No, it is not of this that I write, it is not, I repeat, of an old house, it is of a new house,--of a new hovel, if you will.

This thing has not been built longer than two years. The wall has that hideous and glacial whiteness of fresh plaster. The whole is wretched, mean, high, triangular, and has the shape of a piece of Gruy└re cheese cut for a miser a dessert. There are new doors that do not shut properly, window frames with white panes that are already spangled here and there with paper stars. These stars are cut coquettishly and pasted on with care. There is a frightful bogus sumptuousness about the place that causes a painful impression--balconies of hollow iron badly fixed to the wall; trumpery locks, already rotten round the fastenings, upon which vacillate, on three nails, horrible ornaments of embossed brass that are becoming covered with verdigris; shutters painted grey that are getting out of joint, not because they are worm-eaten, but because they were made of green wood by a thieving cabinet maker.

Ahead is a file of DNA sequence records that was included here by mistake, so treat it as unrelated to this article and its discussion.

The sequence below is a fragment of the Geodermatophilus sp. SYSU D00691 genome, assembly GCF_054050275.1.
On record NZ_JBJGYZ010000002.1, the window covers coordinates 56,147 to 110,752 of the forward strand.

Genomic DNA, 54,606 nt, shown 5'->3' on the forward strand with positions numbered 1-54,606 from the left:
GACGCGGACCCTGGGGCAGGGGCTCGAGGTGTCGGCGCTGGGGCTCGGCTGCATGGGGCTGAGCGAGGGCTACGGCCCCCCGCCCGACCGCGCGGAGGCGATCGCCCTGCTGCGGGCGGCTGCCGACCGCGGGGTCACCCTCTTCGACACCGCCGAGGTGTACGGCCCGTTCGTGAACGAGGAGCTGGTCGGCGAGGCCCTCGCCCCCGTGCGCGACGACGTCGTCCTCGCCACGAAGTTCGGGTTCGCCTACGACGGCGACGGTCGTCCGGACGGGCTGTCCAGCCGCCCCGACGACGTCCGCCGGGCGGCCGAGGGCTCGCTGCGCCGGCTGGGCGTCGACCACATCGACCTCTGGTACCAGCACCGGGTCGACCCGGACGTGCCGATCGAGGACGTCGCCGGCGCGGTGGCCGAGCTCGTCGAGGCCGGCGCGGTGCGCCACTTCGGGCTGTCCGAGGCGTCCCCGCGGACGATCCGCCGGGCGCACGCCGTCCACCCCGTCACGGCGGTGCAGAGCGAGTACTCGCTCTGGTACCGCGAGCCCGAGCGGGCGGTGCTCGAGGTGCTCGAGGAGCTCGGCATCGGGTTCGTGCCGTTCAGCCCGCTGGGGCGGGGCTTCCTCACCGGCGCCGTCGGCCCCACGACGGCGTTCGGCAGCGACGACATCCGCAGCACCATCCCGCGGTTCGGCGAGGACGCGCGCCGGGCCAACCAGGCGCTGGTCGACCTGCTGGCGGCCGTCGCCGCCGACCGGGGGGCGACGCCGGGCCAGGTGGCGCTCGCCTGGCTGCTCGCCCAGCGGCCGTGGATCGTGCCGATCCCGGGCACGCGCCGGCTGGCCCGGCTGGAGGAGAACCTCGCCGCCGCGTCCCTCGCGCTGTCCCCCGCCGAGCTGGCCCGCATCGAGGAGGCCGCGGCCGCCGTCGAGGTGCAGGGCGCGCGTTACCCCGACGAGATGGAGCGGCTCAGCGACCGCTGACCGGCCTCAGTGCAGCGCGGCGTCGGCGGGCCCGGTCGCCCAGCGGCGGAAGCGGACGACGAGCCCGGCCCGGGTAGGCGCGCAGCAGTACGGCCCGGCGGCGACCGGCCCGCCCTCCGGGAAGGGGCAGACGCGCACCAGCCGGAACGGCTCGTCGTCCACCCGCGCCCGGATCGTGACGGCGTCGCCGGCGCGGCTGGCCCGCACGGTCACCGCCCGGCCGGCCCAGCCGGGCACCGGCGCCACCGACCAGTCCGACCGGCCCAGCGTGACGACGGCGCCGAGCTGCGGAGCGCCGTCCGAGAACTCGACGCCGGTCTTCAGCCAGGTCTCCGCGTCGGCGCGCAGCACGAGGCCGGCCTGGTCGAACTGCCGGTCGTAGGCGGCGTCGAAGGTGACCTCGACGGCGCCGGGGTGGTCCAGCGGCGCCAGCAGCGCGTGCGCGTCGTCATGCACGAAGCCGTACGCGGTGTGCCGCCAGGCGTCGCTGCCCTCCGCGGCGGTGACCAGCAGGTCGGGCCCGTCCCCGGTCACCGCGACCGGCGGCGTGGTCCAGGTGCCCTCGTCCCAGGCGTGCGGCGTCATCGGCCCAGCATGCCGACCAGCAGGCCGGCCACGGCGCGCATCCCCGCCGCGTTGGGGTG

A chilly feeling comes over you as you look at the house. On entering it you shiver. A greenish humidity leaks at the foot of the wall. This building of yesterday is already a ruin; it is more than a ruin, it is a disaster; one feels that the proprietor is bankrupt and that the contractor has fled.

In rear of the house, a wall white and new like the rest, encloses a space in which a drum major could not lie at full length. This is called the garden. Issuing shiveringly from the earth is a little tree, long, spare and sickly, which seems always to be in winter, for it has not a single leaf. This broom is called a poplar. The remainder of the garden is strewn with old potsherds and bottoms of bottles. Among them one notices two or three list slippers. In a corner on top of a heap of oyster shells is an old tin watering can, painted green, dented, rusty and cracked, inhabited by slugs which silver it with their trails of slime.